There is only one MICHELLE OBAMA.
She radiates confidence and intellect, and whether she is wearing a custom evening gown by Naeem Khan or an argyle sweater, pencil skirt and ballet flats, many women in America, and indeed around the world feel that she is just like them. The sentiment I hear most often is that “Michelle is authentic and real”.
So, what is it about Michelle that makes her so relatable?
From my perspective, there are too many pre-conceived notions about who a first lady should be and antiquated ideas about what a first lady should represent, so there was a crack in the window, an opportunity, to redefine the position of first lady for the 21st century. And if anyone could raise that window and break with traditional paradigms, it would be Michelle Obama because her mere presence in the White House is a complete 360º from the traditional status quo.
From talking with women of Michelle’s generation, I realized they all respect her sense of style because they believe that Michelle is not trying to be a fashion icon, but rather just being Michelle. That’s a huge complement for African American women who have moved forward in ways that their mothers and grandmothers could only imagine. And it’s such a breath of fresh air for today’s modern woman to bare witness to a first lady who projects optimism while confidently navigating the various roles she plays in her life.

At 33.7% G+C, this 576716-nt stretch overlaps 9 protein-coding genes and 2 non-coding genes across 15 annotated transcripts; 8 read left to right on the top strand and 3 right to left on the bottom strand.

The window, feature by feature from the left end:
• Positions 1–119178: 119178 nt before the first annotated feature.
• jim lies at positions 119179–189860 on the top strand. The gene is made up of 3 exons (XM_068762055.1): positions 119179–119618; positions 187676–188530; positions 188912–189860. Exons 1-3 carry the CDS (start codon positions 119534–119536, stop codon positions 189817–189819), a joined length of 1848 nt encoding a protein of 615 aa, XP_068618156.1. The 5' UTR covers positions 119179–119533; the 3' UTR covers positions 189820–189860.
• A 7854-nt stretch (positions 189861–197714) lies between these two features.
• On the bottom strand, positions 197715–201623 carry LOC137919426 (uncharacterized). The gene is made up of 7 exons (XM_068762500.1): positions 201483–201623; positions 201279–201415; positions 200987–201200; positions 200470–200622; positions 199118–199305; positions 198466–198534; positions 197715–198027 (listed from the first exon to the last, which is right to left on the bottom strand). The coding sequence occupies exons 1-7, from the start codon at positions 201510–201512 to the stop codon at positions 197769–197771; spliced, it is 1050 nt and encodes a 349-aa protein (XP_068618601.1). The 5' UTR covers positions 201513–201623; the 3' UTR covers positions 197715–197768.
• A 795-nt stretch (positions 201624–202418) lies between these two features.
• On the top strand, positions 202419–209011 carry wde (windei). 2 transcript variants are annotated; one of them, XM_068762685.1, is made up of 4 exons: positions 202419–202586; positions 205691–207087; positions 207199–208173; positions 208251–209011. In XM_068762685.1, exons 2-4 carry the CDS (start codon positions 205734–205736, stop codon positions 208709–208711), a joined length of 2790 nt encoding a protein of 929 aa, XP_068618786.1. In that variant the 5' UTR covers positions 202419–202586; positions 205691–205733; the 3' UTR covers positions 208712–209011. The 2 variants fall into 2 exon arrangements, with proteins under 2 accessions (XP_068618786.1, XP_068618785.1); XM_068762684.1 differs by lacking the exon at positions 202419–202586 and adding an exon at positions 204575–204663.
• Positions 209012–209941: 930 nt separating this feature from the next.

Much has been and will continue to be written about Michelle, and the broader sense of her legacy and impact on history has yet to be determined, but just two years into her husband’s presidency and we can imagine that her cultural and social impact will be sustaining. That’s why I was over the moon when I was given the opportunity to interview Kate Betts for her new book Everyday Icon: Michelle Obama and the Power of Style.
In Everyday Icon, Kate addresses why Michelle’s carriage and style matters both culturally and historically, and how the new precedents that Michelle is setting in her role as first lady are influencing women in America and around the world.
Tomorrow: My full interview with Kate Betts, until then, here is Kate discussing Everyday Icon.
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